In the meantime, the Diablos are still taking the field, but clearly the team and their ballpark are just marking time. Of the four games I saw there, the Diablos won just one. That .250 wining percentage was actually slightly higher than their winning percentage before those games. So we’re looking at the American Association equivalent of the 1962 Mets – and potentially worse!
Managing this team is a thankless task, and I can’t imagine what persuaded Carlos Lezcano to come in and take over for Tim Johnson halfway through the season. The P.A. announcer has vocal cords of steel and works overtime to get the crowd worked up, but it’s all for naught. It’s hard to work up much enthusiasm for a moribund team that can’t win more than one game in four. If they were going out in an apocalyptic blaze of glory, that would be another matter.
I’m guessing that Cohen Stadium hasn’t been seriously maintained since the Texas League affiliation ended. For sure, there is no motivation to fix it up now. The scoreboard clock doesn’t work and the video board also needs a repairman. Granted, the park is in the desert, but the grass, infield and outfield is unacceptably patchy. Given the team’s circumstances, why would a groundskeeper knock himself out in the heat? And who could blame the Diablos for trying to keep their water bill down?
Curiously, Cohen Stadium contains no plaques or monuments to explain why the field is so named. I seriously doubt that one fan in a hundred has any idea as to who the Cohen brothers were. If you quizzed them, they’d probably say they were those two movie guys who made “Oh, Brother, Where Art Thou?” and “The Big Lebowski.”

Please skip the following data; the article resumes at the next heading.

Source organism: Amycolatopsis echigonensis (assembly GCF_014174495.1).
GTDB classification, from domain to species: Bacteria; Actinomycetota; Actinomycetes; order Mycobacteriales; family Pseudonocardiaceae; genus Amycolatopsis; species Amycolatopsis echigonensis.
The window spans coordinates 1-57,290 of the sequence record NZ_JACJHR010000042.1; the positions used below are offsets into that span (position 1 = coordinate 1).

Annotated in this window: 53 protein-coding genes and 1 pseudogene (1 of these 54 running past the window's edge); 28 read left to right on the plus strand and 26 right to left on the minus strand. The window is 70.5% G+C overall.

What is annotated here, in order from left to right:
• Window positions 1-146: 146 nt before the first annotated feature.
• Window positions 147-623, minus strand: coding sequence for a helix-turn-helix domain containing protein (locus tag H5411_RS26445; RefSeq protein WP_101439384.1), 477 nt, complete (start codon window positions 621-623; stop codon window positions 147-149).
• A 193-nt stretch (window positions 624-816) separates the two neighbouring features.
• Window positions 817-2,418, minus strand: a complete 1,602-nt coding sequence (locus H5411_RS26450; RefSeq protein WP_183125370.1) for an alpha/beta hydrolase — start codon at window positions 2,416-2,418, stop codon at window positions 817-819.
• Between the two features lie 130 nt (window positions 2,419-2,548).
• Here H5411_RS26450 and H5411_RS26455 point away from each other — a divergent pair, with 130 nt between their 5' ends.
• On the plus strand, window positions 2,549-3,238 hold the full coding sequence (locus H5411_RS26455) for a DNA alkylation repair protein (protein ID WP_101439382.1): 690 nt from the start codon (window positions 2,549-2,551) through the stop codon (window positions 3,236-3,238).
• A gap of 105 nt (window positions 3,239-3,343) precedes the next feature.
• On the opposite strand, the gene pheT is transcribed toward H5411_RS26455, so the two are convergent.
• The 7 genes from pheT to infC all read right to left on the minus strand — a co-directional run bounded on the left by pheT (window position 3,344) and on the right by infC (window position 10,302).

Speaking of movies, Cohen Stadium has a large sign containing the complete “Build It and They Will Come” speech delivered by James Earl Jones in Field of Dreams, which was released one year before the ballpark opened.. I think that qualifies as a unique feature, and probably one that will be in demand as an artifact before the wrecking ball comes calling.
After viewing four games at Cohen Field, I have no doubt that it could be fixed up for Triple-A baseball. When it was built, the park was considered remote, but that allowed for plenty of parking spaces. Now suburbia has caught up with the surrounding area, but the parking lots remain. Needless to say, the parking situation downtown will be very different next year.
The park reminds me a bit of an older spring training park in Arizona—Phoenix Muni comes to mind. As in Arizona, there is desert landscaping around the park, but it looks as though not much upkeep has been done. A row of eleven palm trees stand sentinel around the outfield walls. Unfortunately, only one is still alive. Again, with money and motivation, it could have been rectified.
On the plus side, the Cohen Stadium concourse is wide, there are plenty of concessions stands (though the food offerings are generic), and deluxe boxes ring the grandstand. While they may not be deluxe by 2013 standards, I’m sure they could have been updated.
Another big plus is the killer view of the mountains from the third-base side. That side of the park is covered by a sturdy, multi-peaked white canopy (it kind of looks like the roof of the Denver Airport). In fact, the mountains and the tent-like overhang are the defining features of the ballpark.
The seating bowl is split with box seat chairbacks in the lower half and general admission aluminum benches in the upper half. For contemporary Triple-A ballparks, chairbacks are a must. Gotta have those cup holders, you know. (Sudden thought: are those cup holders just for the convenience of fans, or have they done studies that show people spend more on drinks when cup holders are present?)